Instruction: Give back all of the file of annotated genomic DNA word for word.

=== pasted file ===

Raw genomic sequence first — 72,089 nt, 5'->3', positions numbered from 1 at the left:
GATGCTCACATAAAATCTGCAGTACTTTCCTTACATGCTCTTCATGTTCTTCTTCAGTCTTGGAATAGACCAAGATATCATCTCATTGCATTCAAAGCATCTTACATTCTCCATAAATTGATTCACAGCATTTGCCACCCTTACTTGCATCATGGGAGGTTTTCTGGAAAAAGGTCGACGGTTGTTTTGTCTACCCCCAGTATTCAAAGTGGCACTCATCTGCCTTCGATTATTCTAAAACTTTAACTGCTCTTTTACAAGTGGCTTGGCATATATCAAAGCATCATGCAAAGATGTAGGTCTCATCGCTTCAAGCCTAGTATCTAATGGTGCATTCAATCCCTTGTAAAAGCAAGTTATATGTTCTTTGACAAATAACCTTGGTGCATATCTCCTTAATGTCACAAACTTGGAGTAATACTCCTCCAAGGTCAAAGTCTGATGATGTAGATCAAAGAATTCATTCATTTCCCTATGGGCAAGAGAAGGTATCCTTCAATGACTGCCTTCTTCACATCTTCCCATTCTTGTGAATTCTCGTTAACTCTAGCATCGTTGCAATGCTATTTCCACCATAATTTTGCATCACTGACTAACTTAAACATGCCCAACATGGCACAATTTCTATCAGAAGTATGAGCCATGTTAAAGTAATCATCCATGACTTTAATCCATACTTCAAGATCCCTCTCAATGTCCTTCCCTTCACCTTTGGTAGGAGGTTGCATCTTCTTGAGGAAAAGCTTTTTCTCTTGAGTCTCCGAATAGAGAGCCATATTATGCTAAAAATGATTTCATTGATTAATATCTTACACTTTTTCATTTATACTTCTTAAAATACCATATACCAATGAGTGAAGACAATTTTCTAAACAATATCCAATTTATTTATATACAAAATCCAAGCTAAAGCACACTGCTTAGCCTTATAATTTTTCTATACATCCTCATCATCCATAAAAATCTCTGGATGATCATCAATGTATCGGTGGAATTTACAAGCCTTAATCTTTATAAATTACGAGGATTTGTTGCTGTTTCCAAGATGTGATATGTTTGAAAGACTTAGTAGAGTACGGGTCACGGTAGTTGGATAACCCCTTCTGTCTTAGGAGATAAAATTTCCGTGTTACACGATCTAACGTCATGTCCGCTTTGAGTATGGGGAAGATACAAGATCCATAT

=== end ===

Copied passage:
Raw genomic sequence first — 72,089 nt, 5'->3', positions numbered from 1 at the left:
GATGCTCACATAAAATCTGCAGTACTTTCCTTACATGCTCTTCATGTTCTTCTTCAGTCTTGGAATAGACCAAGATATCATCTCATTGCATTCAAAGCATCTTACATTCTCCATAAATTGATTCACAGCATTTGCCACCCTTACTTGCATCATGGGAGGTTTTCTGGAAAAAGGTCGACGGTTGTTTTGTCTACCCCCAGTATTCAAAGTGGCACTCATCTGCCTTCGATTATTCTAAAACTTTAACTGCTCTTTTACAAGTGGCTTGGCATATATCAAAGCATCATGCAAAGATGTAGGTCTCATCGCTTCAAGCCTAGTATCTAATGGTGCATTCAATCCCTTGTAAAAGCAAGTTATATGTTCTTTGACAAATAACCTTGGTGCATATCTCCTTAATGTCACAAACTTGGAGTAATACTCCTCCAAGGTCAAAGTCTGATGATGTAGATCAAAGAATTCATTCATTTCCCTATGGGCAAGAGAAGGTATCCTTCAATGACTGCCTTCTTCACATCTTCCCATTCTTGTGAATTCTCGTTAACTCTAGCATCGTTGCAATGCTATTTCCACCATAATTTTGCATCACTGACTAACTTAAACATGCCCAACATGGCACAATTTCTATCAGAAGTATGAGCCATGTTAAAGTAATCATCCATGACTTTAATCCATACTTCAAGATCCCTCTCAATGTCCTTCCCTTCACCTTTGGTAGGAGGTTGCATCTTCTTGAGGAAAAGCTTTTTCTCTTGAGTCTCCGAATAGAGAGCCATATTATGCTAAAAATGATTTCATTGATTAATATCTTACACTTTTTCATTTATACTTCTTAAAATACCATATACCAATGAGTGAAGACAATTTTCTAAACAATATCCAATTTATTTATATACAAAATCCAAGCTAAAGCACACTGCTTAGCCTTATAATTTTTCTATACATCCTCATCATCCATAAAAATCTCTGGATGATCATCAATGTATCGGTGGAATTTACAAGCCTTAATCTTTATAAATTACGAGGATTTGTTGCTGTTTCCAAGATGTGATATGTTTGAAAGACTTAGTAGAGTACGGGTCACGGTAGTTGGATAACCCCTTCTGTCTTAGGAGATAAAATTTCCGTGTTACACGATCTAACGTCATGTCCGCTTTGAGTATGGGGAAGATACAAGATCCATAT